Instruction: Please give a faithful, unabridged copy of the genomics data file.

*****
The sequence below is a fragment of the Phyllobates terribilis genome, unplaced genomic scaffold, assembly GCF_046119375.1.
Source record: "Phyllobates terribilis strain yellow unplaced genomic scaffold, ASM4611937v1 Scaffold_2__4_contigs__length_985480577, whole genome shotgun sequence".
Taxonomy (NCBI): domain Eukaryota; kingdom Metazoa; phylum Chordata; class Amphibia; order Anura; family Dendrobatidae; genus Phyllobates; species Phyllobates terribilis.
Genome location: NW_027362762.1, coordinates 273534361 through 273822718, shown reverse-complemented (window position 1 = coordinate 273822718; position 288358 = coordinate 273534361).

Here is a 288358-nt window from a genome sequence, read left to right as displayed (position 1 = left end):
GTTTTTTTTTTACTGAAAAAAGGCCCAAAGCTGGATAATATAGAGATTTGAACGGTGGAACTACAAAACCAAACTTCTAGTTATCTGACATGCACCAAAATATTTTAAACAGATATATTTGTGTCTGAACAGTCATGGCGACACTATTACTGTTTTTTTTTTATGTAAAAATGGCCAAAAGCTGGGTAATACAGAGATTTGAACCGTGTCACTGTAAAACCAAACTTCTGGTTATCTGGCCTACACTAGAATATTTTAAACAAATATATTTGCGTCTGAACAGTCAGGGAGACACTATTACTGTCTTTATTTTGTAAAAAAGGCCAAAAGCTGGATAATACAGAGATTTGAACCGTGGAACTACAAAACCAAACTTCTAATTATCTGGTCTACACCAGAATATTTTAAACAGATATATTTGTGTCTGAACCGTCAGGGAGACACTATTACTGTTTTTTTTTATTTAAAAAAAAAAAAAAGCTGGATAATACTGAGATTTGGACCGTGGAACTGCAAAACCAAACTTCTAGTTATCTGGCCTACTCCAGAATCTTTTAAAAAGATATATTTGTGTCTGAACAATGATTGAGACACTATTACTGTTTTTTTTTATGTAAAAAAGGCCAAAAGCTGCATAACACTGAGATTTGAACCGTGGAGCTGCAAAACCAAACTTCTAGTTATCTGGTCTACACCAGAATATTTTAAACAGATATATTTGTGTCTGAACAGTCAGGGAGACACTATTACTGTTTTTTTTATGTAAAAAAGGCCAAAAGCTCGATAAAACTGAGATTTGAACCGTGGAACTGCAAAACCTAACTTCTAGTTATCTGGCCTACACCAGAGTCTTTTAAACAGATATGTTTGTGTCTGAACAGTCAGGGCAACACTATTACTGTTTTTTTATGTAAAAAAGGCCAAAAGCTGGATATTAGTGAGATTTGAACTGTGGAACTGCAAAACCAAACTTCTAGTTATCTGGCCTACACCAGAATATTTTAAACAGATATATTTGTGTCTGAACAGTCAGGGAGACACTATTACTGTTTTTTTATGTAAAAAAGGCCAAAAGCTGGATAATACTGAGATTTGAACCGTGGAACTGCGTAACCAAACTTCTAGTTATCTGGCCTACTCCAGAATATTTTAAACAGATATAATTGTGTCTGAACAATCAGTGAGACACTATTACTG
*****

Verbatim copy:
The sequence below is a fragment of the Phyllobates terribilis genome, unplaced genomic scaffold, assembly GCF_046119375.1.
Source record: "Phyllobates terribilis strain yellow unplaced genomic scaffold, ASM4611937v1 Scaffold_2__4_contigs__length_985480577, whole genome shotgun sequence".
Taxonomy (NCBI): domain Eukaryota; kingdom Metazoa; phylum Chordata; class Amphibia; order Anura; family Dendrobatidae; genus Phyllobates; species Phyllobates terribilis.
Genome location: NW_027362762.1, coordinates 273534361 through 273822718, shown reverse-complemented (window position 1 = coordinate 273822718; position 288358 = coordinate 273534361).

Here is a 288358-nt window from a genome sequence, read left to right as displayed (position 1 = left end):
GTTTTTTTTTTACTGAAAAAAGGCCCAAAGCTGGATAATATAGAGATTTGAACGGTGGAACTACAAAACCAAACTTCTAGTTATCTGACATGCACCAAAATATTTTAAACAGATATATTTGTGTCTGAACAGTCATGGCGACACTATTACTGTTTTTTTTTTATGTAAAAATGGCCAAAAGCTGGGTAATACAGAGATTTGAACCGTGTCACTGTAAAACCAAACTTCTGGTTATCTGGCCTACACTAGAATATTTTAAACAAATATATTTGCGTCTGAACAGTCAGGGAGACACTATTACTGTCTTTATTTTGTAAAAAAGGCCAAAAGCTGGATAATACAGAGATTTGAACCGTGGAACTACAAAACCAAACTTCTAATTATCTGGTCTACACCAGAATATTTTAAACAGATATATTTGTGTCTGAACCGTCAGGGAGACACTATTACTGTTTTTTTTTATTTAAAAAAAAAAAAAAGCTGGATAATACTGAGATTTGGACCGTGGAACTGCAAAACCAAACTTCTAGTTATCTGGCCTACTCCAGAATCTTTTAAAAAGATATATTTGTGTCTGAACAATGATTGAGACACTATTACTGTTTTTTTTTATGTAAAAAAGGCCAAAAGCTGCATAACACTGAGATTTGAACCGTGGAGCTGCAAAACCAAACTTCTAGTTATCTGGTCTACACCAGAATATTTTAAACAGATATATTTGTGTCTGAACAGTCAGGGAGACACTATTACTGTTTTTTTTATGTAAAAAAGGCCAAAAGCTCGATAAAACTGAGATTTGAACCGTGGAACTGCAAAACCTAACTTCTAGTTATCTGGCCTACACCAGAGTCTTTTAAACAGATATGTTTGTGTCTGAACAGTCAGGGCAACACTATTACTGTTTTTTTATGTAAAAAAGGCCAAAAGCTGGATATTAGTGAGATTTGAACTGTGGAACTGCAAAACCAAACTTCTAGTTATCTGGCCTACACCAGAATATTTTAAACAGATATATTTGTGTCTGAACAGTCAGGGAGACACTATTACTGTTTTTTTATGTAAAAAAGGCCAAAAGCTGGATAATACTGAGATTTGAACCGTGGAACTGCGTAACCAAACTTCTAGTTATCTGGCCTACTCCAGAATATTTTAAACAGATATAATTGTGTCTGAACAATCAGTGAGACACTATTACTG